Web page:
Karen K. Hirschi, PhD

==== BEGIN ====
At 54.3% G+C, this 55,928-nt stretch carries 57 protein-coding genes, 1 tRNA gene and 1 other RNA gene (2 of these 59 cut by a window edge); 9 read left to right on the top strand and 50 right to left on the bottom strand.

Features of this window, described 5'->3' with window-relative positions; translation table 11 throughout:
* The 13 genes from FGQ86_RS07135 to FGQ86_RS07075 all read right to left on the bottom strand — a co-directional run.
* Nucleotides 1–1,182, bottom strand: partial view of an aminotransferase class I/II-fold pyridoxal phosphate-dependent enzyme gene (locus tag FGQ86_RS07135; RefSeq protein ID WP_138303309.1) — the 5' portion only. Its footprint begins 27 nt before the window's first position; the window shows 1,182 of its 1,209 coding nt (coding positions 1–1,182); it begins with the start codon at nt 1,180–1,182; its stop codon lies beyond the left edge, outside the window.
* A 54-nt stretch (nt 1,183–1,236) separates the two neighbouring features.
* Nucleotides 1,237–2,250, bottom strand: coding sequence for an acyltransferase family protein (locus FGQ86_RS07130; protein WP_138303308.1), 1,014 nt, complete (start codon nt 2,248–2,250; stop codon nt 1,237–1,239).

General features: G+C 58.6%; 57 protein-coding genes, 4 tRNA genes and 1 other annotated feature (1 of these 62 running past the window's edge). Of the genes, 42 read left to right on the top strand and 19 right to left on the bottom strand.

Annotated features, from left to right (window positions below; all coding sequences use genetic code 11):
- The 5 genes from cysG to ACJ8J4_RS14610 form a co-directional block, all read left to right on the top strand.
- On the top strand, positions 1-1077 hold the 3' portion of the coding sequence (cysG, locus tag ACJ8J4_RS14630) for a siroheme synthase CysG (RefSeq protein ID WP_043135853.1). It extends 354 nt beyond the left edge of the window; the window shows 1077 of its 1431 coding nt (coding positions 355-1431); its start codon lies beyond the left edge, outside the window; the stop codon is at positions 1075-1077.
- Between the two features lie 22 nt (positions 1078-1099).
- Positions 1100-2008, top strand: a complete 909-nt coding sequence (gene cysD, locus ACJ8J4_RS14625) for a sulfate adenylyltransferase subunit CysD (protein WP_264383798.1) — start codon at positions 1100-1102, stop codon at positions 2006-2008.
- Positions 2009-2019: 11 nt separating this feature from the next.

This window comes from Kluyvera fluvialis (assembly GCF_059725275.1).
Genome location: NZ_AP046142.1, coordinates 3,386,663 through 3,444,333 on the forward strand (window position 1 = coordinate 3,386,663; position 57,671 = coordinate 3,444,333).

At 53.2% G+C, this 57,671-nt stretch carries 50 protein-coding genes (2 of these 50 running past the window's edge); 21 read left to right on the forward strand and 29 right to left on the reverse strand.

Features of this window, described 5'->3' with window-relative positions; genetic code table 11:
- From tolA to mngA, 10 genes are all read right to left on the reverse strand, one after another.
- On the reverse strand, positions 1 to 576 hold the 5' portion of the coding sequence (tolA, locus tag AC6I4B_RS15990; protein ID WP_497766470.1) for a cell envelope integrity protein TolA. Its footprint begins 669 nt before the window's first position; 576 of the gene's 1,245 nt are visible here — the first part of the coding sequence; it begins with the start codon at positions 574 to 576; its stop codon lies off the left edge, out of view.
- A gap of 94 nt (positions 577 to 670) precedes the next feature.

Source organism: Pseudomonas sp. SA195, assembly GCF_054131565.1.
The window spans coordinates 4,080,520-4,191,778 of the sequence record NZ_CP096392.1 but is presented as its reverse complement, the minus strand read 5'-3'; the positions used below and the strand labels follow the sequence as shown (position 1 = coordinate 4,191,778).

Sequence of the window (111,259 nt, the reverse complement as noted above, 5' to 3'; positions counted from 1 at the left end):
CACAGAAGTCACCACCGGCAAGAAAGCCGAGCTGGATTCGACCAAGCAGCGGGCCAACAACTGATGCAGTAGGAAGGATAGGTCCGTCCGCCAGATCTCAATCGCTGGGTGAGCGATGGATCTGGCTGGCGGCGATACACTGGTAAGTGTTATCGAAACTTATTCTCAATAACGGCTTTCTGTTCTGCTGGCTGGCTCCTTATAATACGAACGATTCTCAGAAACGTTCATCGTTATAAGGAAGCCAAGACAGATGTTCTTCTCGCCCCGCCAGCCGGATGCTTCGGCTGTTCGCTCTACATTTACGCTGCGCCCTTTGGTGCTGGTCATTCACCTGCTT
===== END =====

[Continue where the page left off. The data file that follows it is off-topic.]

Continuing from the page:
A primary interest of the Hirschi laboratory is to understand, at the cellular and molecular level, the events leading to blood and blood vessel formation. We are interested in elucidating regulators of endothelial cell commitment, differentiation, and specialization, as well as modulators of endothelial cell proliferation during blood vessel formation. We use the mouse model system to study vascular development in vivo (transgenesis), in situ (embryo culture) and in vitro (primary cell and co-culture systems). Information derived from the murine embryo model system is used to modulate the commitment of pluripotent human stem (hES, iPS) cells toward vascular and hematopoietic cell fates, and to understand the mechanisms that govern human vascular development. We aim to partner with clinical investigators to identify genetic mutations that cause fetal and neonatal vascular disorders, and also work with biomedical engineers to translate mechanisms of tissue morphogenesis into the creation of engineered vascularized tissues and bone marrow.